Although the forthcoming Geneva III conference on Syria is marked by many obstacles, U.N. envoy Staffan de Mistura insists that it will begin next month. On May 4, consultations were launched in Switzerland that will last for six weeks. Meetings with Syrian representatives and parties will be held behind closed doors. No statements will be issued, and no interviews or statements will be provided to journalists. These consultations are supposed to help the U.N. envoy arrange the conference.
Despite that, there are more cynics than optimists regarding the talks. The conference may not even be held due to the major differences among Syrian parties and foreign governments. Unfortunately, moderate voices are few and largely unheard, although there is a real need for reasonable, pragmatic solutions.
The only hope for Syria is to have a reasonable middle-ground solution with an electoral system in which everyone can participate after eliminating Assad and ISIS.Abdulrahman al-Rashed
The most recent suggestion is that of Mohammed Salman, head of the National Democratic Initiative and a former Syrian minister who is banned from travel. In a recent statement, he suggested a two-year transitional phase under U.N. supervision that includes both the regime and the opposition, including the armed one.
He does not name President Bashar al-Assad, nor organizations such as the Islamic State of Iraq and Syria (ISIS), as part of the plan. The proposal harmonizes with the Geneva I conference, and may therefore be accepted by Arab countries that support the Syrian opposition, including the Gulf states.
'No one will win militarily'
The aim is to establish a U.N.-supervised democratic regime, expel all non-Syrian forces, fight terrorist groups, prepare for a constituent assembly that lays down a constitution, and plan legislative elections.
The last four years of conflict have taught everyone that no one will win militarily, and that a possible solution will have to grant each party something and not everything. They have also taught us that there are impossible solutions, such as keeping Assad in power or including ISIS in governance.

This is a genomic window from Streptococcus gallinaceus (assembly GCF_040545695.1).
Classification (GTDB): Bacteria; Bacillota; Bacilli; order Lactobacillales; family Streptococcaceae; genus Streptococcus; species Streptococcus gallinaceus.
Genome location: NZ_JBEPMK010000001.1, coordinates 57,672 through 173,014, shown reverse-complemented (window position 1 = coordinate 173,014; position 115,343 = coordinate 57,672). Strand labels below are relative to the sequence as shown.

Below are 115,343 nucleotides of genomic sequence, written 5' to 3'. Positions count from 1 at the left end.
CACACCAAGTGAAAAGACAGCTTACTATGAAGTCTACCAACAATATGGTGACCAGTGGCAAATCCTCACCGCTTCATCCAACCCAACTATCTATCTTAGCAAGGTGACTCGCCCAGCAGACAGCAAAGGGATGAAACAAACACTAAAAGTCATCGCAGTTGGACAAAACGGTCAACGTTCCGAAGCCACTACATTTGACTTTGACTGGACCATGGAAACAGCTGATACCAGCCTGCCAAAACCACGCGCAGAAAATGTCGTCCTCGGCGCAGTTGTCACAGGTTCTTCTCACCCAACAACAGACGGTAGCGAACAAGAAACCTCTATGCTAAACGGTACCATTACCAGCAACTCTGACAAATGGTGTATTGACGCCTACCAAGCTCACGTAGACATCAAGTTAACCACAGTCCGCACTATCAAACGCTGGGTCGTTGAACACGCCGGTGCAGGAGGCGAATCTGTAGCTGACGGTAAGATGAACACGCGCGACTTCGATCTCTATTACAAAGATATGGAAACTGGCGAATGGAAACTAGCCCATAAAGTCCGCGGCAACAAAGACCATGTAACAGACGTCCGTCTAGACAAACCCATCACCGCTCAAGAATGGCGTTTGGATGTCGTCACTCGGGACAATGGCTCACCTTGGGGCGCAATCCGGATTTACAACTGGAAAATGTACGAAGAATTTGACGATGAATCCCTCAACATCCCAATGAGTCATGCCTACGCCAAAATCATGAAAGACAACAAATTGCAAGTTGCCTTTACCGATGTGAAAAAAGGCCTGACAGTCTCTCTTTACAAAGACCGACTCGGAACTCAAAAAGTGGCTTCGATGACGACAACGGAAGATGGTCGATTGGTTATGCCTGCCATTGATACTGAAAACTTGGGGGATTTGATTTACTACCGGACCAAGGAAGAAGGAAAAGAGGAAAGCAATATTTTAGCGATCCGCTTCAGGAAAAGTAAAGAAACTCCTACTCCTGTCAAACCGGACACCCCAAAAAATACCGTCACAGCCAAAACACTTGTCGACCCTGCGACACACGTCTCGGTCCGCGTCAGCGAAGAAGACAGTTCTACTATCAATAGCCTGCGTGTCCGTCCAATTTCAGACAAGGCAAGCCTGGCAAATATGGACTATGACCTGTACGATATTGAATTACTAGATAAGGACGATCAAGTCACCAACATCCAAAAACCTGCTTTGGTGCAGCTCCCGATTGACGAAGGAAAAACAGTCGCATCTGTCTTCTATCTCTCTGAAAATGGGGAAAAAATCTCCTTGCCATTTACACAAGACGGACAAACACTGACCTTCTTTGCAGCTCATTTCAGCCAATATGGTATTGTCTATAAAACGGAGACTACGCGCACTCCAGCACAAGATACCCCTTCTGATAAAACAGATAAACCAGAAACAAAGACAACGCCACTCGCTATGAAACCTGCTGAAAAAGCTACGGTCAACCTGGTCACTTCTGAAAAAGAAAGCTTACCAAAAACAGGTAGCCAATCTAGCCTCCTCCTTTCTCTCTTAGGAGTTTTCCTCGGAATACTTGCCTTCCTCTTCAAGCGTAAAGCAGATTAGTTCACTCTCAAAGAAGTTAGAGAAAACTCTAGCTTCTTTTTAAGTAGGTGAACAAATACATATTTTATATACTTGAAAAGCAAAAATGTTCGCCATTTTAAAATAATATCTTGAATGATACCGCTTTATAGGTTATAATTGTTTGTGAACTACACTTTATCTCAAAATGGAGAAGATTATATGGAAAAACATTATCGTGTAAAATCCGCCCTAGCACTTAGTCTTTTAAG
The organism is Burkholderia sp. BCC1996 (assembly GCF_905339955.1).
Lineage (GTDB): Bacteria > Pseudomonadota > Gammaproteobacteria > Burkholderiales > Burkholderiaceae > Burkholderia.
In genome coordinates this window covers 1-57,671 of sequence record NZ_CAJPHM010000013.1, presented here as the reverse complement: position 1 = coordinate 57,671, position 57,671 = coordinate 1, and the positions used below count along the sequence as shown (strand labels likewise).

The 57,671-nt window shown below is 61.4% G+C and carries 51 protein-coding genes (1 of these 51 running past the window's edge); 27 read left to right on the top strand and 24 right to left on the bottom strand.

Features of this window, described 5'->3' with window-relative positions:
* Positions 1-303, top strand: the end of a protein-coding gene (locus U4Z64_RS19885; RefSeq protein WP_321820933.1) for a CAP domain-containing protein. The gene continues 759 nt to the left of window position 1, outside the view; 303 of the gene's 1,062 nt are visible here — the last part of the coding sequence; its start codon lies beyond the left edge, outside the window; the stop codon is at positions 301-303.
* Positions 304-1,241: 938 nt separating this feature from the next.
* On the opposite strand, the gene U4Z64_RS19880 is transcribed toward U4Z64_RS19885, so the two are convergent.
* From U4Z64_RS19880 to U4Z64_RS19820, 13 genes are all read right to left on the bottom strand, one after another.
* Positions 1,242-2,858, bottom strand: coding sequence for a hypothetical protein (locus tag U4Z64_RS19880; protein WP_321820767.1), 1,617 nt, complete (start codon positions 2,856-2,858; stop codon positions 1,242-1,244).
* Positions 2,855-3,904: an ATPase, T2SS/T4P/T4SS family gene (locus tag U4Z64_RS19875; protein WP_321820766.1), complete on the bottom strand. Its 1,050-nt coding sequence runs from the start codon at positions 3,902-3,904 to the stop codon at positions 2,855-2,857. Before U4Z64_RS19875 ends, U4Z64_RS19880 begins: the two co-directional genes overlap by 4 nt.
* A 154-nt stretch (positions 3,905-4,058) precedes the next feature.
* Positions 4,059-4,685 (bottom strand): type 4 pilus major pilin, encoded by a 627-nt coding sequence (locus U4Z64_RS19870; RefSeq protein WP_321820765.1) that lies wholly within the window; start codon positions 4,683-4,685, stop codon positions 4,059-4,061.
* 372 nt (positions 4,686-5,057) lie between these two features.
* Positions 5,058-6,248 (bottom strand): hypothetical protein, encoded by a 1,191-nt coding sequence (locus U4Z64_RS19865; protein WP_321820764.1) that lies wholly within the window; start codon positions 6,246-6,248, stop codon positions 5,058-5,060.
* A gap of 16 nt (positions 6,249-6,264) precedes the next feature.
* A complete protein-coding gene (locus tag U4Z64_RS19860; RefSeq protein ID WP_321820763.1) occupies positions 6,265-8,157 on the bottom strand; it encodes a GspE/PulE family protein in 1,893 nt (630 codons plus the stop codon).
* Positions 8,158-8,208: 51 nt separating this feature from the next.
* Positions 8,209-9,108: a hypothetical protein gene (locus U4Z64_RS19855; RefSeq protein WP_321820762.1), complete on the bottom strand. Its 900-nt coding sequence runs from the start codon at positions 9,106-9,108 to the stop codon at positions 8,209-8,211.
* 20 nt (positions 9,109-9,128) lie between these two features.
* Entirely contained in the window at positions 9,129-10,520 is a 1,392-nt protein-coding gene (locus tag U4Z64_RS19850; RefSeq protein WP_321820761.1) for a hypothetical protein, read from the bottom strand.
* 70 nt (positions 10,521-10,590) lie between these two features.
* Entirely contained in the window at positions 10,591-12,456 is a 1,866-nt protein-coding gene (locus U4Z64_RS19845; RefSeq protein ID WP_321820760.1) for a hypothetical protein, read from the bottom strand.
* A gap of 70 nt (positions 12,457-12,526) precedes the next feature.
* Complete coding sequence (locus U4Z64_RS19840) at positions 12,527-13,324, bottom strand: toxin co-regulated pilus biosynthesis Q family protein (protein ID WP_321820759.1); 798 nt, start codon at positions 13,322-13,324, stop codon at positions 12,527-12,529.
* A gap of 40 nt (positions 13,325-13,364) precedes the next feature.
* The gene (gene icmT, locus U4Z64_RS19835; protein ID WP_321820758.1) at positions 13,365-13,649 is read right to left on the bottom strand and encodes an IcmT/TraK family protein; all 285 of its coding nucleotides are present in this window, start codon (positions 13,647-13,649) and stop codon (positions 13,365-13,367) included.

Assad has failed in his security and military plans, and his allies have been unable to rescue him. The Syrian opposition has realized that extremist groups such as ISIS and Al-Nusra Front have hijacked the revolution and therefore cannot be accepted. The only hope for Syria is to have a reasonable middle-ground solution with an electoral system in which everyone can participate after excluding Assad and ISIS.
Others share this desire for a peaceful solution in which various parties take part. There is a project called “The Day After,” by a Syrian organization based in Istanbul that says it “works for the sake of supporting a peaceful, secure and democratic transition.”
Can such positive ideas grow in the burnt Syrian soil, and despite the domination of extremist parties on both sides? It is not easy, but the United Nations must push moderate figures and ideas to the forefront if it wants Geneva III to succeed.
This article was first published in Asharq al-Awsat on May 14, 2015.
Abdulrahman al-Rashed is the former General Manager of Al Arabiya News Channel. A veteran and internationally acclaimed journalist, he is a former editor-in-chief of the London-based leading Arab daily Asharq al-Awsat, where he still regularly writes a political column. He has also served as the editor of Asharq al-Awsat’s sister publication, al-Majalla. Throughout his career, Rashed has interviewed several world leaders, with his articles garnering worldwide recognition, and he has successfully led Al Arabiya to the highly regarded, thriving and influential position it is in today.